OpenCV (Open Source Computer Vision Library) is a cross-platform library of programming functions mainly aimed at real-time computer vision. AMONG MANY COMPONENTS It includes a machine learning library as a set of functions for statistical classification, regression, and clustering of data.
Fun Fact: Our ACE Makerspace Edgy Cam Photobooth seen at many ACE events uses an ‘Edge Detection’ technique also from the OpenCV Library.
A self-paced Intro to Python course came first. Then came a course on OpenCV which taught the fundamentals of image processing. Later still came tutorials on how to train a computer to recognize objects, and even faces, from a series of images.
Eventually, I moved onto more complex projects, including programming an autonomous mini robot car that responds to commands based on what the AI algorithm infers from an attached camera’s video feed – This was real-time computer vision! There were many starter robot car kits to choose from. Some are for educational purposes, others come pre-assembled with a chassis, motor controllers, sensors, and even software. Surely, this was the best path for me to get straight into the software and image processing. But the pandemic had bogged down supply chains, and it seemed that any product with a microchip was on backorder for months.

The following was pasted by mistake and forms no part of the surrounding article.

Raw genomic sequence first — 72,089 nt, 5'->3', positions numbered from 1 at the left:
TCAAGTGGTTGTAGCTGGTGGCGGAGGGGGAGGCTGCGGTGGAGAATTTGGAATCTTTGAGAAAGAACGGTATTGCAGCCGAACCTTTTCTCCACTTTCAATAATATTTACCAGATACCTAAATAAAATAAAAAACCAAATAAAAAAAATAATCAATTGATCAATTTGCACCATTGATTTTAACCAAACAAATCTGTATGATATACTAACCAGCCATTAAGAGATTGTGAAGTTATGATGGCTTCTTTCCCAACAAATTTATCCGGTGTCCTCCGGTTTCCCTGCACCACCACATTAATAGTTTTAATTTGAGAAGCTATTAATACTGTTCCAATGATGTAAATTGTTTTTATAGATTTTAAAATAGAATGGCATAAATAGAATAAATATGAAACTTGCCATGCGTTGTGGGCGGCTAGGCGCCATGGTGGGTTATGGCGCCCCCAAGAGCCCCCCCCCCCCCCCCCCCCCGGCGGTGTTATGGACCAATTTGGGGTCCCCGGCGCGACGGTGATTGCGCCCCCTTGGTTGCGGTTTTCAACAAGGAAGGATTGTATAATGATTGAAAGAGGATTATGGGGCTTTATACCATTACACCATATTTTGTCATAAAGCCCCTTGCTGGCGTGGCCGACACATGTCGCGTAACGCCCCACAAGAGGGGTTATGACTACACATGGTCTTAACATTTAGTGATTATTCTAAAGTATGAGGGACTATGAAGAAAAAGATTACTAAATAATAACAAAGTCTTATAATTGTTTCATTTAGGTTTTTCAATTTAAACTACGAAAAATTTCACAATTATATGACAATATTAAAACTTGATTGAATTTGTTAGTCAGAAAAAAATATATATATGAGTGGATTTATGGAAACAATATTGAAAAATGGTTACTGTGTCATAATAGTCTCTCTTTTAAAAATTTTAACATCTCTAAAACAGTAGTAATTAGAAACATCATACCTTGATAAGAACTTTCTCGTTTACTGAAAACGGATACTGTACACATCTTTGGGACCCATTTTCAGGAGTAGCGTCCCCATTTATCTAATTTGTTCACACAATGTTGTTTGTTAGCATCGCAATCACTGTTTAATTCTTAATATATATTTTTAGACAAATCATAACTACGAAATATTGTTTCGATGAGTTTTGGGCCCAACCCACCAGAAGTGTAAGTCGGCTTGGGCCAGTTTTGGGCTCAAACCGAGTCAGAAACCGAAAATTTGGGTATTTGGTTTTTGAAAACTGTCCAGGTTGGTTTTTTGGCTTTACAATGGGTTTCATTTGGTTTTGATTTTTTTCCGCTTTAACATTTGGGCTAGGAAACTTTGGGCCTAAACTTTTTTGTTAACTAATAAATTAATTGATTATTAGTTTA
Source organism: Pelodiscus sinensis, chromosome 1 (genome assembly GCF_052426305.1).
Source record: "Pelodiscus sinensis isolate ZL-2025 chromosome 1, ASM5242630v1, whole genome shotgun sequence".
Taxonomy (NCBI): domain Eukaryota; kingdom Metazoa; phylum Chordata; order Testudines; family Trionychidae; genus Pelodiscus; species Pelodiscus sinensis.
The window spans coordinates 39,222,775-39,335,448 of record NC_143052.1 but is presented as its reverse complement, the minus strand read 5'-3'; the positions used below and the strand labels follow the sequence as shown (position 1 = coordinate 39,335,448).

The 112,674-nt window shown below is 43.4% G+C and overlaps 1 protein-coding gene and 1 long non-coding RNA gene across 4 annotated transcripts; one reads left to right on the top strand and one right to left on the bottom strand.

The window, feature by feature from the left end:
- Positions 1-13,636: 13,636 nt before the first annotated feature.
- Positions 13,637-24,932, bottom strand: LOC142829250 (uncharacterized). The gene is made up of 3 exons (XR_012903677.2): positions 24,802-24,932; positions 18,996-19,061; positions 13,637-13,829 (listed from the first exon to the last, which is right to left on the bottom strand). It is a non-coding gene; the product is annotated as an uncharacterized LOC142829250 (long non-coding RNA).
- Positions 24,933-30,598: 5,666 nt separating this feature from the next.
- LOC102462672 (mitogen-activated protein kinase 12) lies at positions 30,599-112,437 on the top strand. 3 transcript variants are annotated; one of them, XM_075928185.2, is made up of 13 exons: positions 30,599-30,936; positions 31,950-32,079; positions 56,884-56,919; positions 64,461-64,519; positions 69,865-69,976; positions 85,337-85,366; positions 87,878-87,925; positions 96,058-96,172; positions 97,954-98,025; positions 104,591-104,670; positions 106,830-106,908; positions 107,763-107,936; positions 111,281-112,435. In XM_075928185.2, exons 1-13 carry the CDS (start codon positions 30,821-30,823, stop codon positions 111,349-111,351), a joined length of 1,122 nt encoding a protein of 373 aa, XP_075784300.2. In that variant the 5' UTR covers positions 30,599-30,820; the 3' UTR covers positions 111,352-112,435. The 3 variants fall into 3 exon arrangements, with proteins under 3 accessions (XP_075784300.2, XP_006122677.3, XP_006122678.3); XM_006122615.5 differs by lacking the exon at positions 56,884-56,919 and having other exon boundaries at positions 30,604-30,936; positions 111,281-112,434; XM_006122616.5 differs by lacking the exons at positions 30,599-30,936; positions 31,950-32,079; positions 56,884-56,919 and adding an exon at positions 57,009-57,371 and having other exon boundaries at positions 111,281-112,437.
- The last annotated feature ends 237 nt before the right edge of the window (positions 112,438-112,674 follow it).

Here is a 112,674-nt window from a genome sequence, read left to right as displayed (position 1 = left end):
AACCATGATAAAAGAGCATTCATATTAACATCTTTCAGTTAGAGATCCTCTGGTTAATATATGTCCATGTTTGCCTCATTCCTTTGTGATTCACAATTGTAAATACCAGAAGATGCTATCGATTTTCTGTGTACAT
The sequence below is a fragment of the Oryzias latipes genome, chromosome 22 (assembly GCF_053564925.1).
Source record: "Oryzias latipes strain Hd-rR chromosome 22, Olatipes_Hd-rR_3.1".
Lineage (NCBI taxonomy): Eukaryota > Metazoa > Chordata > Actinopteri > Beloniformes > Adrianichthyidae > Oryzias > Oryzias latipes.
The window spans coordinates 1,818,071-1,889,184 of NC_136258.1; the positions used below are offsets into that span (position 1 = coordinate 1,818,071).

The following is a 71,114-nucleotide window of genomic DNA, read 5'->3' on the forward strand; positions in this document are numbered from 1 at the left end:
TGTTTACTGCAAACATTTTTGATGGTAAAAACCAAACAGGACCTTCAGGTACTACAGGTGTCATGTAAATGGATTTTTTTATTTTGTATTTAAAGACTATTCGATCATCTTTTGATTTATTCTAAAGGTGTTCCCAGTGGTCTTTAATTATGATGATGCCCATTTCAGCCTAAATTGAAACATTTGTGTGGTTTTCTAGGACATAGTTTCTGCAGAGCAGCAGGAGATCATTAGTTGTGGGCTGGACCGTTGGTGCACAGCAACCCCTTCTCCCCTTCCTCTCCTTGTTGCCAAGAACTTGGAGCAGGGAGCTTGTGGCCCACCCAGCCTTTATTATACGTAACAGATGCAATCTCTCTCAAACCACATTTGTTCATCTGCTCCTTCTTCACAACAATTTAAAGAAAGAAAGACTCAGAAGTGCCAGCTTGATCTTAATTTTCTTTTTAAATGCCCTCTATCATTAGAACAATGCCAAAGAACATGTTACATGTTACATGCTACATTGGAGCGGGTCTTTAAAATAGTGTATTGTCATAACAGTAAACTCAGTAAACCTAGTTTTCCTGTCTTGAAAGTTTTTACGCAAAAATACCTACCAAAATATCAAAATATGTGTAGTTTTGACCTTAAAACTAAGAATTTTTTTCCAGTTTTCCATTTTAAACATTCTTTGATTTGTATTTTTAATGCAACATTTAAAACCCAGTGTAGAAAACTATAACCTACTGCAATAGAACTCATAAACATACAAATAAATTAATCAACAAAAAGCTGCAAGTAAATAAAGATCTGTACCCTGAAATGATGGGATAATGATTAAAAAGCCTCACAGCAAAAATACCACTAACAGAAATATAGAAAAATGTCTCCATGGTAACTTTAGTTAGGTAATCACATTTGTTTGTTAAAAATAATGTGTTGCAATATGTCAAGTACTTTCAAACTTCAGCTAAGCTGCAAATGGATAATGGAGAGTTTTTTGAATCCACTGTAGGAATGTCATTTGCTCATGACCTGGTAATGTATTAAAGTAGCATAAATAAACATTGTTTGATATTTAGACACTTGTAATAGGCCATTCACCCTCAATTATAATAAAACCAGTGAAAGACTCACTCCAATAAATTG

I couldn’t find a starter robot car kit for sale online that shipped within 60 days and I wasn’t willing to wait that long.And I didn’t want to skip this tutorial because it was a great exercise combining the RPi, AI, and Python programming triad. ACE Makerspace facilities came to the rescue again with the electronics stations and 3D printers which opened up my options.
I learned a few things working at computer vision hardware companies: Sometimes compromises are made in hardware due to availability of components; Sometimes compromises are made in the software due to the lack of time. One thing was for sure, I had to decide on an alternative hardware solution because hardware supply was the limiting factor. On the other hand, software was rather easy to modify to work with various motor controllers.